In the past, we’ve debated the definitions of epic fantasy and sword and sorcery, its social orientation, and what Fantasy Has Done For Us Lately. Well, you know what fantasy has done for me lately? Violette Malan.
In the mists of history—or, well, not actually all that long ago—I scraped up the cash to go to World Fantasy in Calgary. When I was there, I found this book called The Sleeping God, by Violette Malan. And stayed up too late reading it, naturally. This spring, I finally read the fourth, and so far, last published, in a series featuring the same main characters. The Dhulyn and Parno novels, as they’re known, comprise The Sleeping God, The Soldier King, The Storm Witch, and Path of the Sun. And, recently, after Kari Sperring pointed out to me in conversation that she saw Malan’s Dhulyn and Parno novels as natural heirs to the sword and sorcery tradition in the vein of Fritz Leiber, I knew I had to talk about them here.
Because they’re fun. Dhulyn and Parno are Mercenary Brothers, extremely well-trained professional warriors who hold to a stringent honour code. They’re also Partners: lovers, shield-brothers, people who trust each other with more than their lives—but while this is important to their characters, and to the narrative, the books don’t include a love story. It’s a mature, solid partnership. And mature, equal, equitable relationships are rare enough in the fiction I’ve been reading in the last while that I feel obliged to congratulate Malan on this one.
What follows should not be construed as anything like a critical review. Instead, I’m giving in to my baser instincts and indulging in a bit of shameless cheerleading. Since I want more books like these. (Preferably more in the same series, but I’ll settle for something near the same kind.)
The trend in fantasy in recent years has moved ever more towards the noir, the gritty, the grim. Indeed, if one may venture to compare architecture and literature, at times it seems like a kind of literary brutalism, a raw modernist reinterpretation of tradition. But sometimes you don’t want to wade through gut wounds and detailed descriptions of blood, shit, and the horrible things humans do to one another to get to your entertainment. Sometimes, you want implausibly competent, fundamentally decent characters kicking ass and taking names, wandering the world and saving it—while, so they hope, getting paid.
What God abandoned, these defended,
And saved the sum of things for pay.
—A.E. Housman, “Epitaph on an Army of Mercenaries”
In all four books, the first one is the only one in which a threat to the world exists. This danger at first irritated me (being tired, then, of O WOES WORLD NEEDS SAVING), but now it strikes me as an apt melding of the genre conversation as fantasy subgenres: The Sleeping God is epic fantasy tied up in a sword and sorcery package. Or possibly S&S tied up in an epic fantasy package, depending on your point of view.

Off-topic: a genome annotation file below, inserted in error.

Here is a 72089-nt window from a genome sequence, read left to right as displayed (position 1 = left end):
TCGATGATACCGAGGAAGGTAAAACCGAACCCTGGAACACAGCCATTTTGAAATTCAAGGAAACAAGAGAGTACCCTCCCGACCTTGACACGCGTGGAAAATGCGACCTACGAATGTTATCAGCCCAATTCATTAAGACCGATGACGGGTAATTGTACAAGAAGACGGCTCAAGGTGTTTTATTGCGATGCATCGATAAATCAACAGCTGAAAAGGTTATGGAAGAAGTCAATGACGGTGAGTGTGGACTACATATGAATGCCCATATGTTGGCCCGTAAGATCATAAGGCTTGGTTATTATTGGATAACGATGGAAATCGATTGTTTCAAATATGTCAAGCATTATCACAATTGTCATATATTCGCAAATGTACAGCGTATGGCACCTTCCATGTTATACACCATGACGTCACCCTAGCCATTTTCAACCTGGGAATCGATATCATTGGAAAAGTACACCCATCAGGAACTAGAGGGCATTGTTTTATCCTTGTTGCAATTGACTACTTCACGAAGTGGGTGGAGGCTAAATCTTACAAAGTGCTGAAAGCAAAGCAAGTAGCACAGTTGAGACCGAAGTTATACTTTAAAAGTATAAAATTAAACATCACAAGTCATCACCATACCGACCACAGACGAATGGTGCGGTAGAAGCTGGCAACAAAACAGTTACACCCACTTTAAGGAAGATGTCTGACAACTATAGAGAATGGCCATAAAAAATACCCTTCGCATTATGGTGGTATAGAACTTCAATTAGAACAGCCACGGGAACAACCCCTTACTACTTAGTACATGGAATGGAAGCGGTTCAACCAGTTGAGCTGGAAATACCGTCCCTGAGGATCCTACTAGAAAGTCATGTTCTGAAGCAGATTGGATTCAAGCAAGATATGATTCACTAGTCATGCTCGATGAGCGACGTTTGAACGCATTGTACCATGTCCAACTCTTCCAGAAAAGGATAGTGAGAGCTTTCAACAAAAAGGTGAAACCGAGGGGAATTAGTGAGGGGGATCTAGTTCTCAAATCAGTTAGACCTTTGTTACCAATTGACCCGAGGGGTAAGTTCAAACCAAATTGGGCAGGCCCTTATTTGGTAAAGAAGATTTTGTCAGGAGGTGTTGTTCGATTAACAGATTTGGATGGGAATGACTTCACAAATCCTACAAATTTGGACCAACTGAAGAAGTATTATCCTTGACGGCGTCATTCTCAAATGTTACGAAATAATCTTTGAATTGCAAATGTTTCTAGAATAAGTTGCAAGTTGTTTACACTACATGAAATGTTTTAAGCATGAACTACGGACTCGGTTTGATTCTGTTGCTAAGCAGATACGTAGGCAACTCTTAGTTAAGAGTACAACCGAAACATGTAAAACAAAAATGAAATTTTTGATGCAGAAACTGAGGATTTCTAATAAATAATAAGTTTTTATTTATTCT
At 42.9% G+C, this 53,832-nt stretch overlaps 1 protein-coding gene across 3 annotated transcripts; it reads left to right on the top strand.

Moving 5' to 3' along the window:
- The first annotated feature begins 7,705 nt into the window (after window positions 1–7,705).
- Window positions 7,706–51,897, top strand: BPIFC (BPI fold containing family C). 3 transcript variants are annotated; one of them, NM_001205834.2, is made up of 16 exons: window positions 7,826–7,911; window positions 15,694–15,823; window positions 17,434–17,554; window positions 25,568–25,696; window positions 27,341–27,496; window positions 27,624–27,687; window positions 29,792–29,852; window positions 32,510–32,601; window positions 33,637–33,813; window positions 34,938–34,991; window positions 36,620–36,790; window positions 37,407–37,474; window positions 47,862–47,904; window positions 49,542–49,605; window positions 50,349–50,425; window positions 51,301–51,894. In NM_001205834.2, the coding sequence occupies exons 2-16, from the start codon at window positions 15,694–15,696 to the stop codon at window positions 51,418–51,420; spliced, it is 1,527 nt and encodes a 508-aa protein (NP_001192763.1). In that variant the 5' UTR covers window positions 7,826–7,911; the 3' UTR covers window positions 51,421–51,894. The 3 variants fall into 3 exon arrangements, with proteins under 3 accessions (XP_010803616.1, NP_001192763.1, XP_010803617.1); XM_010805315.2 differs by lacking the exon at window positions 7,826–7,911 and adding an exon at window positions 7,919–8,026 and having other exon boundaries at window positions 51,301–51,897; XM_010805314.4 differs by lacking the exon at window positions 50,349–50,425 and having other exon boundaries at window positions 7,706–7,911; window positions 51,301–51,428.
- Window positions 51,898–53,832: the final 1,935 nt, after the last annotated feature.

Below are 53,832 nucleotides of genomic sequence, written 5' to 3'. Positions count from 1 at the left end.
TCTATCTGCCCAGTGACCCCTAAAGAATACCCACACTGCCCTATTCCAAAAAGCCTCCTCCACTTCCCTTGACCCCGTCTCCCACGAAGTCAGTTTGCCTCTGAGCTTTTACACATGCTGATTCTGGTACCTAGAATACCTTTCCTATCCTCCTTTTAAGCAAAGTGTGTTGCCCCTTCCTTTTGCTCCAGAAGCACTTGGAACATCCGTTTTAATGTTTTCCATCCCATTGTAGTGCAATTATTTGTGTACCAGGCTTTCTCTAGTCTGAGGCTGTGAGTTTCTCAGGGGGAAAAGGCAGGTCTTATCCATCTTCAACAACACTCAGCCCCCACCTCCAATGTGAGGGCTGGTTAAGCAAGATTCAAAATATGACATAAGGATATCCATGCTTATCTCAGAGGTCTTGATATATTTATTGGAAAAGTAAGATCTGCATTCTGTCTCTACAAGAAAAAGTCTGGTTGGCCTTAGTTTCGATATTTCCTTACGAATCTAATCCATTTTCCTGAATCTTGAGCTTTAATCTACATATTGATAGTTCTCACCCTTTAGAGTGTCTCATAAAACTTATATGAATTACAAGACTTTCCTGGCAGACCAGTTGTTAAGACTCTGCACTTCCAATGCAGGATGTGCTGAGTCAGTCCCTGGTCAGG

Dhulyn Wolfshead, called the Scholar, and Parno Lionsmane, called the Chanter, accept a commission to deliver the young woman Mar-eMar to her relatives in the city of Imrion. The political climate is disturbed, as a new religious sect are stirring up prejudice against magic-users, who come in four kinds: Finders, Menders, Healers, and Seers. Seers are the rarest of the lot: although Dhulyn herself is a Seer, her talents are erratic and all but useless—and she’s the only Seer she’s met in all her adult life.
Once they reach the city, complications arise. They find themselves in the middle of a conspiracy to overthrow the Tarkin, the ruler of Imrion, and Parno finds the family he’d thought he’d forsworn forever when he joined the Mercenary Brotherhood right in the thick of it—and willing to welcome him back. But the conspirators are being used by an even more sinister force, one that desires the unmaking of the world. And it’s up to Dhulyn and Parno to stop it.
Well-rounded characters both male and female! Derring-do! Heroic (maybe-not-quite) last stands! Come one, come all….
In The Soldier King, our pair of mercenary heroes get into a spot of bother when, after a battle, they accept the surrender of a prisoner who turns out to be more important than he seems. In trouble with their employers for not handing him over as a bargaining piece, Dhulyn and Parno end up embroiled in another attempted coup—with a prince who’d rather be a playwright, and the last surviving daughter of a band of travelling players. Mages! Magic! Amnesia! A supporting female character who happens to be married to another woman!
The Sea Witch sees the pair travelling to a continent on the far side of the world from their normal haunts. Separated, each believes the other to be dead—and meanwhile there’s an ambitious emperor trying to muscle his way out of his treaties with their clients; and a mage from a different time caught in the body of a princess and mucking with the weather. While The Path of the Sun brings back Mar-eMar and one of the secondary characters from The Sleeping God, the scholar Gundaron, and introduces a serial killer, another coup attempt, and alternate universes.
…I’ve been accused of incoherency when it comes to books I truly enjoy (I know, you’re all so very not shocked), but trust me, the alternate universes make sense in context. Excellent adventure sense!
I’ve a very soft spot for sword-and-sorcery, the fantasy of encounter, that features a daring team of implausibly competent, decent people against the world. The Dhulyn and Parno books aren’t perfect (what product of human endeavour is?) but they scratch a good few of my narrative itches in one go.
What do you think?